Lightning Fields is a series of dramatic and spectacular photographs produced through the play of violent electrical discharges on photographic film. Sugimoto moved his studio six times in an attempt to overcome a problem of static electricity which would often ruin his photographs with their tell-tale white flashes on the finished image. He decided to investigate further the phenomenon and to make ‘an ally of my nemesis’. Eventually, rather than try to suppress the random acts of nature, Sugimoto found ways to generate them by using a Van de Graaf Generator to induce electrical charges on the film. His large photographs expose in minute detail the remarkable effects of light particles not visible to the human eye. The results offer a fascinating range of interpretations, from powerful lightning strikes to images of weird and wonderful life forms.

This exhibition will be complemented by Towards the Light, a free display of prints from the National Galleries of Scotland collection that will examine the influence of 19th century Japanese colour woodcuts on artists working in Britain and Japan during the first decades of the 20th century. 19th century Japanese prints will feature as well as prints by artists using traditional colour woodcut techniques in the 1920s and 30s.”

Press release from the Scottish National Gallery of Modern Art website

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Hiroshi Sugimoto
Lightning Fields 168
2009
Gelatin silver print
149 x 119.4 cm
© Hiroshi Sugimoto

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Hiroshi Sugimoto
Lightning Fields 190
2009
Gelatin silver print
149 x 119.4 cm
© Hiroshi Sugimoto

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Hiroshi Sugimoto
Lightning Fields 226
2009
Gelatin silver print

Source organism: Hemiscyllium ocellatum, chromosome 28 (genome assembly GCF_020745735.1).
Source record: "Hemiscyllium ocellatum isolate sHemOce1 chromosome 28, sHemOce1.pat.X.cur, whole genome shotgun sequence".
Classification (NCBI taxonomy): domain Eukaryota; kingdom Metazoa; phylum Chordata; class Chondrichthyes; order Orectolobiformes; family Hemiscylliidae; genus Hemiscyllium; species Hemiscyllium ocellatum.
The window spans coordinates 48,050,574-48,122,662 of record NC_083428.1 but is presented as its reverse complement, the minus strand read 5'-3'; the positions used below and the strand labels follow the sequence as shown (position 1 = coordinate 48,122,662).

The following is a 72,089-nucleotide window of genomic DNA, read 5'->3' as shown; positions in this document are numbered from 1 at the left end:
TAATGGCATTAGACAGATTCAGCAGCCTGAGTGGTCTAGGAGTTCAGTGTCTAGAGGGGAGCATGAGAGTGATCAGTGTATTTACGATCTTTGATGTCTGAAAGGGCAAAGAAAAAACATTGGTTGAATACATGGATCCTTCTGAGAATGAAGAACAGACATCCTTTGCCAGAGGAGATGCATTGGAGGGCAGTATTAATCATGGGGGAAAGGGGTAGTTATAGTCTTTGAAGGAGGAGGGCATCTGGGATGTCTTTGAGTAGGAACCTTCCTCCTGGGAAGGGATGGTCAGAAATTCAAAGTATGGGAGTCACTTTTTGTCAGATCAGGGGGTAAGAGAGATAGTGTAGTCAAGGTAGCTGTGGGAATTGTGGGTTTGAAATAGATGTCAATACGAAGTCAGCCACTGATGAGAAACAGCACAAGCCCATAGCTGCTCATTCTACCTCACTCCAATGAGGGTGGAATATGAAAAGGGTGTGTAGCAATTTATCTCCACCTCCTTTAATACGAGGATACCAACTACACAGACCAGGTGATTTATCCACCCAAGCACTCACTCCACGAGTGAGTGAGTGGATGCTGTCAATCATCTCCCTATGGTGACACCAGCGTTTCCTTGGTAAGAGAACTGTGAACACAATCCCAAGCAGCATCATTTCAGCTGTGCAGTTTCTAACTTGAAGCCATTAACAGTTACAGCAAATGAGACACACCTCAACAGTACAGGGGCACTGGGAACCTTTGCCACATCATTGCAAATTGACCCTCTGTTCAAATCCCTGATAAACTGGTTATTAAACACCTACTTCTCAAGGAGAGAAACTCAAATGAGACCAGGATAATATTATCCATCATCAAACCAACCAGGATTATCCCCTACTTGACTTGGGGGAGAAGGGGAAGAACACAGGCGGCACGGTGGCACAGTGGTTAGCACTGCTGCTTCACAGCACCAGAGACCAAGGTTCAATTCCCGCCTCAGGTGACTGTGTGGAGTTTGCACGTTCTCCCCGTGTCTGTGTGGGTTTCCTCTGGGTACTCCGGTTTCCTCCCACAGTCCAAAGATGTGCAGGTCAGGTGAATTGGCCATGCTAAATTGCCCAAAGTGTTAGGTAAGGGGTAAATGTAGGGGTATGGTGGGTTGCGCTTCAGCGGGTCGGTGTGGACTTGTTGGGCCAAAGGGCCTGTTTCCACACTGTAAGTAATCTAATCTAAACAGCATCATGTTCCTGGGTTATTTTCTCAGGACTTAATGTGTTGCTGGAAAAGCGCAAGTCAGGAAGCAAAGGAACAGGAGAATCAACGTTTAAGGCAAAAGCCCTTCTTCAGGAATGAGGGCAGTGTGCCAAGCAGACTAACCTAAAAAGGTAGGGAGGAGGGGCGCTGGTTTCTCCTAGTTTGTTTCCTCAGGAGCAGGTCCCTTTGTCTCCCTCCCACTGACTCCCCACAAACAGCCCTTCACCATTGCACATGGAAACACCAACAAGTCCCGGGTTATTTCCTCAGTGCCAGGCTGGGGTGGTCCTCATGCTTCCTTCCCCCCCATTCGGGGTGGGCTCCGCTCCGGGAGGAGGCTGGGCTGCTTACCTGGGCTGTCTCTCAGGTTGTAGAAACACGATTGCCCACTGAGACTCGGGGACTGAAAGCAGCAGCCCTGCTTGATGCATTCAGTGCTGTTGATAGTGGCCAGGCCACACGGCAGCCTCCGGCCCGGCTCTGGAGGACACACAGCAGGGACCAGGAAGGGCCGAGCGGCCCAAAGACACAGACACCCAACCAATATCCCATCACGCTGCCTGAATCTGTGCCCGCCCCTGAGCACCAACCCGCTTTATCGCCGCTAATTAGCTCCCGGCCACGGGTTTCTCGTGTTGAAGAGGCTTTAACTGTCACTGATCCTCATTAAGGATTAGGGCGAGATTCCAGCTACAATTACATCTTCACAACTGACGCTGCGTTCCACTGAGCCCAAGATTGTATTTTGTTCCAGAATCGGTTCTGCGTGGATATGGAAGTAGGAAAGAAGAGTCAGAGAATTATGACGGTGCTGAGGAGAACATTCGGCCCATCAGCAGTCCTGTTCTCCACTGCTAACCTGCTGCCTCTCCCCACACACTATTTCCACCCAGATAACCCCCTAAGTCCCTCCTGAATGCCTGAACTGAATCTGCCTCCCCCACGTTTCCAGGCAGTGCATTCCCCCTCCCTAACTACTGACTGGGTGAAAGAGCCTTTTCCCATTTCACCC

149 x 119.4 cm
© Hiroshi Sugimoto

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Hiroshi Sugimoto
Lightning Fields 236
2009
Gelatin silver print
149 x 119.4 cm
© Hiroshi Sugimoto

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Scottish National Gallery of Modern Art
75 Belford Road, Edinburgh, EH4 3DR
T: 0131 6246 6200

Opening hours:
4 -31 August Open Daily 10am – 6pm
1- 25 September Open Daily 10am – 5pm

Scottish National Gallery of Modern Art website

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15
Sep
11

Exhibition: ‘László Moholy-Nagy. The Art of Light’ at the Ludwig Museum, Budapest

Exhibition dates:  9th June – 25th September, 2011

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Different press photographs from this exhibition, one that I last posted when it was at Martin Gropius-Bau, Berlin. Many thankx to the Ludwig Museum for allowing me to publish the photographs in the posting. Please click on the photographs for a larger version of the image.

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László Moholy-Nagy
Chairs at Margate
1935
Gelatin silver print diptych
36.9 x 29.5 cm (each)
© Hattula Moholy-Nagy/VEGAP 2011

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László Moholy-Nagy
Untitled
1940-44
Fujicolor Crystal Archive print
Image: 22.8 x 34.2 cm. Paper: 27.9 x 35.5 cm
Courtesy of László Moholy-Nagy Estate and Andrea Rosen Gallery Inc., New York
© Hattula Moholy-Nagy/VEGAP 2011

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László Moholy-Nagy
Untitled
1939
Fujicolor Crystal Archive print
Image: 22.8 x 34.2 cm. Paper: 27.9 x 35.5 cm
Courtesy of László Moholy-Nagy Estate and Andrea Rosen Gallery Inc., New York
© Hattula Moholy-Nagy/VEGAP 2011

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László Moholy-Nagy
Composition A XI
1923
Oil on canvas
Image: 115.6 x 131.1 cm. Frame: 118.8 x 133.7 cm
© Hattula Moholy-Nagy/VEGAP 2011

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László Moholy-Nagy
K VII
1922
Oil on canvas
115.3 x 135.9 cm
Tate, London
© Hattula Moholy-Nagy/VEGAP 2011

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“László Moholy-Nagy is a world-famous figure of twentieth-century avant-garde art. His visual art and theoretical works, photographs, films, educational activities and photograms – taken without a camera and now synonymous with his name – were of such significance that it is no exaggeration to say that since Moholy-Nagy, we see things differently; since Moholy-Nagy, our thinking about art has been transformed. His innovations over the decades have become so natural, his influence so pervasive, that we now almost have to rediscover him once again. In the series of Hungarian photographers who accomplished world fame – Robert Capa, Martin Munkácsi, György Kepes – the Ludwig Museum – Museum of Contemporary Art now presents the work of László Moholy-Nagy (1895-1946), focussing primarily his photography. This is a long-overdue show: Hungary has not held such an exhibition of Moholy-Nagy’s work since 1975, not even on the centenary of his birth in 1995.